Combat is simple. Compare the brutality values of the two parties involved, add a D6 roll, done. Where the game’s violence truly comes alive is in its gigantic scroll deck. The three types of spells function in three distinct ways: rituals target players, witcheries use line of sight to affect units on the board, and incantations that require a zimby sit on them and chant to maintain a persistent boost or penalty until you call them home. The vast majority of these are quite powerful and the effects vary from simple fireballs, to path-blocking vines that spread out randomly, to teleporting stacks of enemy zimbies to the great beyond. Making matters more difficult is the fact that the deck is also filled with Nix cards that serve as a universal counterspell which, of course, can be Nixed by a Nix allowing the first spell to go off, and so on and so forth. Playing off-turn is more of a matter of course in ZM than a rare surprise. Anything can happen at any given moment if your opponents have cards and the mojo to fuel them.
I suppose after all this zimby talk I should talk about mojo, because it’s the gasoline you’ll use to fuel your cannibalistic engine. Your shamanic home contains 4 mojo tokens that you can flip over for mojo points, which you will spend to do basically everything the game allows for. Any zimbies on your board can also be “depleted” for mojo utilization purposes, or in a pinch you can just devour one of your children for a quick burst of energy. You can also eat zimbies to draw extra cards or have them eat each other on the main board to gain temporary benefits, usually a big boost in brutality. Players have a tremendous amount of flexibility as long as you can keep the zimbies and mojo flowing.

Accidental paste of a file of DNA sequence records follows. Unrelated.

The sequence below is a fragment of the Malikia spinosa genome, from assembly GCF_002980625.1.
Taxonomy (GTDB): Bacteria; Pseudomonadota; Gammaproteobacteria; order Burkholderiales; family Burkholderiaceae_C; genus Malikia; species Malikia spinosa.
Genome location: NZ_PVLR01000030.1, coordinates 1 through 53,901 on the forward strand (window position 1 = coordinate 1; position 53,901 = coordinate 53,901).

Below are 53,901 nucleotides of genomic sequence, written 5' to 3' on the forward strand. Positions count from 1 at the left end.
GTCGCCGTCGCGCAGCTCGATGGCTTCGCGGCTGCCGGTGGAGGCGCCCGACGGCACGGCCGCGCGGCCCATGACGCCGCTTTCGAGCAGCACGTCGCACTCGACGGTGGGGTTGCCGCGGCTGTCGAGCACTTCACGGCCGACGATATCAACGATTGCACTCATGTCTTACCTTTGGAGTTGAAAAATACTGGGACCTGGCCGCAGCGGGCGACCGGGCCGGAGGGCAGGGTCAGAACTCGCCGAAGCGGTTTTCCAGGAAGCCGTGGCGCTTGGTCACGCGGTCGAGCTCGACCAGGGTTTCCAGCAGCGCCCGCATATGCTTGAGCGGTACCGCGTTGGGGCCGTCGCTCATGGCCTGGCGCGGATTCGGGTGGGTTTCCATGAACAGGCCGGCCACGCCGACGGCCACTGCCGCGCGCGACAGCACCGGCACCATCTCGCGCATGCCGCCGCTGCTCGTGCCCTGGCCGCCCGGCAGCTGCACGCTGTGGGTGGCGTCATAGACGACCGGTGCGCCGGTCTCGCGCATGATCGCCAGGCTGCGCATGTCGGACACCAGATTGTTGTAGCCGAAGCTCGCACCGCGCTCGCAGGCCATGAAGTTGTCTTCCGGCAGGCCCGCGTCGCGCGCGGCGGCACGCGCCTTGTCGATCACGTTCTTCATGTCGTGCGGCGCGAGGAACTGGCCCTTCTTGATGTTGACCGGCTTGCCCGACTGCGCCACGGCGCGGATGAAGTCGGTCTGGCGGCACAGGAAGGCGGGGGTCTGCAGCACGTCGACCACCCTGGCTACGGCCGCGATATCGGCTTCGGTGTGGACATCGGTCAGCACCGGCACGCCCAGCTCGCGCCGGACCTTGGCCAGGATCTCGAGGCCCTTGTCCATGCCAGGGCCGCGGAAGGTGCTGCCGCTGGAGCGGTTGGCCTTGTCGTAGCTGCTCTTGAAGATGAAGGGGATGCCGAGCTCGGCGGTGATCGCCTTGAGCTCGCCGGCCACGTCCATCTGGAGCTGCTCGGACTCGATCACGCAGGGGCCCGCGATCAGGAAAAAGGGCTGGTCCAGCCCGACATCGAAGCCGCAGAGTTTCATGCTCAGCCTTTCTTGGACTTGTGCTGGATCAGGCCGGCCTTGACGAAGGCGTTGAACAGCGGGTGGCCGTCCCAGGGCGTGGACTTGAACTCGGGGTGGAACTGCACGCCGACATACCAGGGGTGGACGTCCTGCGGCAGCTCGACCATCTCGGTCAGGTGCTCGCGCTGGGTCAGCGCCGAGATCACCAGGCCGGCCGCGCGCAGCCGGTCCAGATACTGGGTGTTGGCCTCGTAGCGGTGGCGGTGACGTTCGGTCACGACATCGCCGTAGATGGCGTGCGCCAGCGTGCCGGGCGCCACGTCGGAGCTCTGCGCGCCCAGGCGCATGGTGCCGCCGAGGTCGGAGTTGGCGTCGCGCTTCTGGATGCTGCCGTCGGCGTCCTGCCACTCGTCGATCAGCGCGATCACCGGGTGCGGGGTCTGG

Thus far my review has been a bit more mechanically-focused than I normally like, so now that I’ve established the bones of the game let me delve into what ZM is like to actually play. It’s a cacophony of chaos in the best possible way. Players have nearly complete control over their turns with the exception of the die rolls, but die rolls always occur on a player’s terms (fights, cards, teleporting around the map, etc.). The king and thugs move around the board semi-randomly, but always predictably. The true source of the chaos is the other humans around the board. It’s reminiscent of Wiz-War or Cosmic Encounter, where alliances are made against perceived leaders only to immediately be torn apart when that player is taken down a peg or five. It’s a beautiful bloody ballet in motion and I’ve not played another game that’s quite as evocative in its shameless celebration of violence.